Saccades, eye-hand movement and cognition in Huntington's disease: a 12 month study
Toh, Eng Ann
Huntington’s disease (HD), a genetically inherited neurodegenerative disease caused by CAG trinucleotide repeat expansion, is characterised by movement disorders, cognitive impairment, and behavioural disorders. Saccadic and manual dexterity abnormalities are established deficits in manifest HD but short-term changes (i.e. 12 months) in saccades and eye-hand coordination have not been well-explored. Given the progressive nature of cognitive, saccadic, and manual dexterity abnormalities, it is hypothesized that measurement of these abnormalities can be useful progression markers for monitoring short-term longitudinal disease changes in manifest HD. The overarching aim of the thesis work is to identify potentially objective biomarkers for measuring HD status and short-term progression that could be employed in clinical research, therapeutic trials, and clinics. Saccades and eye-hand coordination in 22 manifest HD patients (stage 1 – 4) and 22 demographically-matched controls were measured using high-speed video-oculography and an electromagnetic motion detection system at baseline and after 12 months. Saccadic and eye-hand coordination tasks consisted of a series of visually-guided reflexive, rhythmical, and complex movement tasks. A comprehensive neuropsychological battery was used to assess cognition in both groups whereas the HD group alone was also assessed using the full Unified Huntington’s Disease Rating Scale (UHDRS) at both time points. The relationships between saccades and eye-hand coordination, and current disease status in the HD group were also examined. Linear mixed-effect models showed that, in general, there was a strong effect of HD upon almost all cognitive measures, and saccadic and eye-hand parameters at baseline. This study also revealed that there was an impairment in the predictive behaviour of oculomotor and somatomotor movements in HD. Most of the saccadic and eye-hand parameters correlated well with cognitive status and motor scores of HD patients. Performance of reflexive saccades in a 2D (combined horizontal and vertical) task and self-paced eye-hand movement were sensitive measures of disease severity and progression over 12 months. The basal ganglia are involved in regulating rhythmical movement and the decline in performance in self-paced eye-hand task at follow-up may reflect short-term neuropathological changes in the basal ganglia in HD. There were no significant differences, in terms of 12 month longitudinal changes, in a majority of the other saccadic and eye-hand parameters, between the HD and control group after 12 months. These findings suggest that there is a slow and heterogeneous disease progression and also a compensating mechanism to maintain behavioural performance over short-time intervals in HD. Saccades may provide a better measurement of disease severity and short-term disease changes than somatomotor parameters in manifest HD. In summary, this study provided novel perspectives on eye-hand coordination in HD. Several potential useful markers for monitoring short-term disease changes, which could be easily adapted for use in longitudinal research studies, clinical trials, and clinics, were also identified. Due to the exploratory nature of this research, results should be confirmed in future studies.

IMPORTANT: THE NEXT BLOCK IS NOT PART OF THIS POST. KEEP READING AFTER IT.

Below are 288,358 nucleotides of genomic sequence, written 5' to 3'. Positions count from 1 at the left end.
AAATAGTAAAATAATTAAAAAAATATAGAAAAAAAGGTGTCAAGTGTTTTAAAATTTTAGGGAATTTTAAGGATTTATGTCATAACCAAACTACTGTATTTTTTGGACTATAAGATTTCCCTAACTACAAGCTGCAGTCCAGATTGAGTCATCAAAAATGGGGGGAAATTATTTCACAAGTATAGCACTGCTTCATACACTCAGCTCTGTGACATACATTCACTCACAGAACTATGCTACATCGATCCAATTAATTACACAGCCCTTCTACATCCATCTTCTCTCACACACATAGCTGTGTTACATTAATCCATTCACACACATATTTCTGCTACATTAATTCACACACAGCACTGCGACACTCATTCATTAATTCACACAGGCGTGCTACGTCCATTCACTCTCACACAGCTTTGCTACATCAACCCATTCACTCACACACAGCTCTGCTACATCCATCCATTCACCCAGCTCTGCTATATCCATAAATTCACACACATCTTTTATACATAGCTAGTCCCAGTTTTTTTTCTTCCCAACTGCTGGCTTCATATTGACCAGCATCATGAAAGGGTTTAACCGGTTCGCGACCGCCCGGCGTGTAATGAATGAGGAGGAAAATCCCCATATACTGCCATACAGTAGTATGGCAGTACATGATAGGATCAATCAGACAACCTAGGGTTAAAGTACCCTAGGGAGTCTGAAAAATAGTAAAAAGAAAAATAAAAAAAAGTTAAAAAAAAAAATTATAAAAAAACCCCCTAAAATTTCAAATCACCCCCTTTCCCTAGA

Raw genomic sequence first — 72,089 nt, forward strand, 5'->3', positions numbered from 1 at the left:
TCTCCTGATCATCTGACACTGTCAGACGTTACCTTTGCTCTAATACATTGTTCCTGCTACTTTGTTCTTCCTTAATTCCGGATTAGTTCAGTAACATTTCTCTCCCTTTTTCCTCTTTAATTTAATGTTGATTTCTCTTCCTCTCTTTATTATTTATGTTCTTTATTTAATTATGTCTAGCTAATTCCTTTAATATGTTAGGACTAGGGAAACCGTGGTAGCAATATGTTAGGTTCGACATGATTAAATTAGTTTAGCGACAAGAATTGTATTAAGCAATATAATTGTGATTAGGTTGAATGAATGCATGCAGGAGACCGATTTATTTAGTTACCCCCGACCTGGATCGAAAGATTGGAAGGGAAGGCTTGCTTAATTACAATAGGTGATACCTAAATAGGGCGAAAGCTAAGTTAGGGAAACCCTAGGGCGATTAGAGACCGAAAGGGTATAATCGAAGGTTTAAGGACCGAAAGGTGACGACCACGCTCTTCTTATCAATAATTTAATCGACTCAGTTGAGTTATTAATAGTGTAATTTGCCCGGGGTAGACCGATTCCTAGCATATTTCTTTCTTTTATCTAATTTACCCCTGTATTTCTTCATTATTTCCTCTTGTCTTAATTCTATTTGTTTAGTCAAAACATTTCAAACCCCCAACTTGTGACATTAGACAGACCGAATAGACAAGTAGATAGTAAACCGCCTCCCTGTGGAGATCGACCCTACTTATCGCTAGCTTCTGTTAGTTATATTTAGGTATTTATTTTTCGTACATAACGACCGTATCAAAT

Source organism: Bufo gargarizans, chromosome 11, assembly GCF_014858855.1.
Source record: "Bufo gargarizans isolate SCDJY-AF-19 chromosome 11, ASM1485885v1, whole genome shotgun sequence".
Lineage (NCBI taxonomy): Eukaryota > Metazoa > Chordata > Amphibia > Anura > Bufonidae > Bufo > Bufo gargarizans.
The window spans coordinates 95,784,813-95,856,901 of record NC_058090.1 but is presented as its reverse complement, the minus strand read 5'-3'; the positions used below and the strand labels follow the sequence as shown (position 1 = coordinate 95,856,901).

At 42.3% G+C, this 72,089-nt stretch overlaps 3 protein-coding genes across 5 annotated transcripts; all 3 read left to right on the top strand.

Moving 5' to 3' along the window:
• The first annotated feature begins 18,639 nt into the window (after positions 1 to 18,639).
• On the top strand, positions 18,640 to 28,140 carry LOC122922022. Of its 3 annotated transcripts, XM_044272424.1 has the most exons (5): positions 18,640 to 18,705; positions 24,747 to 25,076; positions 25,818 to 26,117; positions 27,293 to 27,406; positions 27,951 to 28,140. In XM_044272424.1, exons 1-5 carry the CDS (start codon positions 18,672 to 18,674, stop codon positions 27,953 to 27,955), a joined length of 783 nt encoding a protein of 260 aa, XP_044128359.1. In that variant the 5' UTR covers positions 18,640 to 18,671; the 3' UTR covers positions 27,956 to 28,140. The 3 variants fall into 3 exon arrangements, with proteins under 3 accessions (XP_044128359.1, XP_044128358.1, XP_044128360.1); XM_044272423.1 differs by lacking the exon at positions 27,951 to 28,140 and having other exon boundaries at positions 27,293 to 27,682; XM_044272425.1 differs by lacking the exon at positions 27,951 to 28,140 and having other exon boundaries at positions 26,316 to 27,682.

Advisor: MacAskill, Michael R.; Dalrymple-Alford, John C.; Myall, Daniel J.; Anderson, Tim J.
Degree Name: Doctor of Philosophy
Degree Discipline: Medicine
Publisher: University of Otago
Keywords: Huntington's disease; saccades; eye-hand movement; cognition; longitudinal study; 12 months; disease progression; biomarkers; manifest HD; UHDRS
Research Type: Thesis